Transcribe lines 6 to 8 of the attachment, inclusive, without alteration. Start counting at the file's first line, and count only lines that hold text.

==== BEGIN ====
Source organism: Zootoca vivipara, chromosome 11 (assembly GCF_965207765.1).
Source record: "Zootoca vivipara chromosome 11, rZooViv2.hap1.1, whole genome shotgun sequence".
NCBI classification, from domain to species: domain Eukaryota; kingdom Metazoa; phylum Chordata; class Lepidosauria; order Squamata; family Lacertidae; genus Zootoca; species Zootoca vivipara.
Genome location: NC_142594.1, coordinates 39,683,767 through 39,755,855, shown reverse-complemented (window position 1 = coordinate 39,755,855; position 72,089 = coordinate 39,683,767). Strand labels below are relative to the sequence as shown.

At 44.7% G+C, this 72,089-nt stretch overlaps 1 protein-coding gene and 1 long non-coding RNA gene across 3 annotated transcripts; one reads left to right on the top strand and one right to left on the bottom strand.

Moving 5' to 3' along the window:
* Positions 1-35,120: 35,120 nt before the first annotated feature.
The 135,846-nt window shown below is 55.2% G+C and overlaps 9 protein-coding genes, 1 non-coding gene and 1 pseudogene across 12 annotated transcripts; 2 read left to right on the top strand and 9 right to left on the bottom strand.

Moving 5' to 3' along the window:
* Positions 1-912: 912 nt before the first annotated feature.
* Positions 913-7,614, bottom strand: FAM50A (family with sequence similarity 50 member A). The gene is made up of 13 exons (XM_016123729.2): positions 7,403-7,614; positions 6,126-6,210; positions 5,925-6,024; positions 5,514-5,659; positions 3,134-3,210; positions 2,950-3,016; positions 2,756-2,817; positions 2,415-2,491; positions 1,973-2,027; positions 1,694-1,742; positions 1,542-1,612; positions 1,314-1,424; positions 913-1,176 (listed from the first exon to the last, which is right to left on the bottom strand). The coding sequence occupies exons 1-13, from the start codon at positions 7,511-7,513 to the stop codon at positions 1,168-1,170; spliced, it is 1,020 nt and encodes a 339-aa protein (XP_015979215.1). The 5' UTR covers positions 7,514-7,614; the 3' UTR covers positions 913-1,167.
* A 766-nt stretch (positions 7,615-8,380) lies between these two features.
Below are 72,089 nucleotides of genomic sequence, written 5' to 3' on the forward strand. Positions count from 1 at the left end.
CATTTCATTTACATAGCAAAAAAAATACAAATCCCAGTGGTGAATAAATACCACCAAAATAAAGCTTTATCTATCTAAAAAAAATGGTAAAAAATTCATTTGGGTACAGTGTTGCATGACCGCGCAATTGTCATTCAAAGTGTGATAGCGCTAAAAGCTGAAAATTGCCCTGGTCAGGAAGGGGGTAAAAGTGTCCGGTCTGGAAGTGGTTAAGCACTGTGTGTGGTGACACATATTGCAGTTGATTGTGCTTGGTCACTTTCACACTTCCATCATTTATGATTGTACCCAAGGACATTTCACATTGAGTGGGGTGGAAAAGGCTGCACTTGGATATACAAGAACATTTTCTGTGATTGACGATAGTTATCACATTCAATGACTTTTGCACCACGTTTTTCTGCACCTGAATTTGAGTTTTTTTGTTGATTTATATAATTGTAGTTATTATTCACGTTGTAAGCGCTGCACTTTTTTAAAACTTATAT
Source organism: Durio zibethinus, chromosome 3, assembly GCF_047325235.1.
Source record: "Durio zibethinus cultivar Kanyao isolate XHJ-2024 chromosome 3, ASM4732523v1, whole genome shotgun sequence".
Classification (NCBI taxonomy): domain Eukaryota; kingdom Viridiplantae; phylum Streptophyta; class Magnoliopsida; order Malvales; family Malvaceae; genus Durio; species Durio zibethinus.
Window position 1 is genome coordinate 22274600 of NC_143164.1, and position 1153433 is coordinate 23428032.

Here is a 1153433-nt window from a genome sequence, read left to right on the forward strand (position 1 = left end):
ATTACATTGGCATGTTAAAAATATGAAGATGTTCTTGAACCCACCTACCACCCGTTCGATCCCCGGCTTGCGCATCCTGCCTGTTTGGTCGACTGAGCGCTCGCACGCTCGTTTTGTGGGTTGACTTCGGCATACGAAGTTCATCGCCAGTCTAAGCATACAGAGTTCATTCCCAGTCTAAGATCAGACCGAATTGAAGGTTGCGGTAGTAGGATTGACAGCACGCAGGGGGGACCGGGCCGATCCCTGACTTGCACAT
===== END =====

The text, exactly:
Moving 5' to 3' along the window:
* Positions 1-35,120: 35,120 nt before the first annotated feature.
The 135,846-nt window shown below is 55.2% G+C and overlaps 9 protein-coding genes, 1 non-coding gene and 1 pseudogene across 12 annotated transcripts; 2 read left to right on the top strand and 9 right to left on the bottom strand.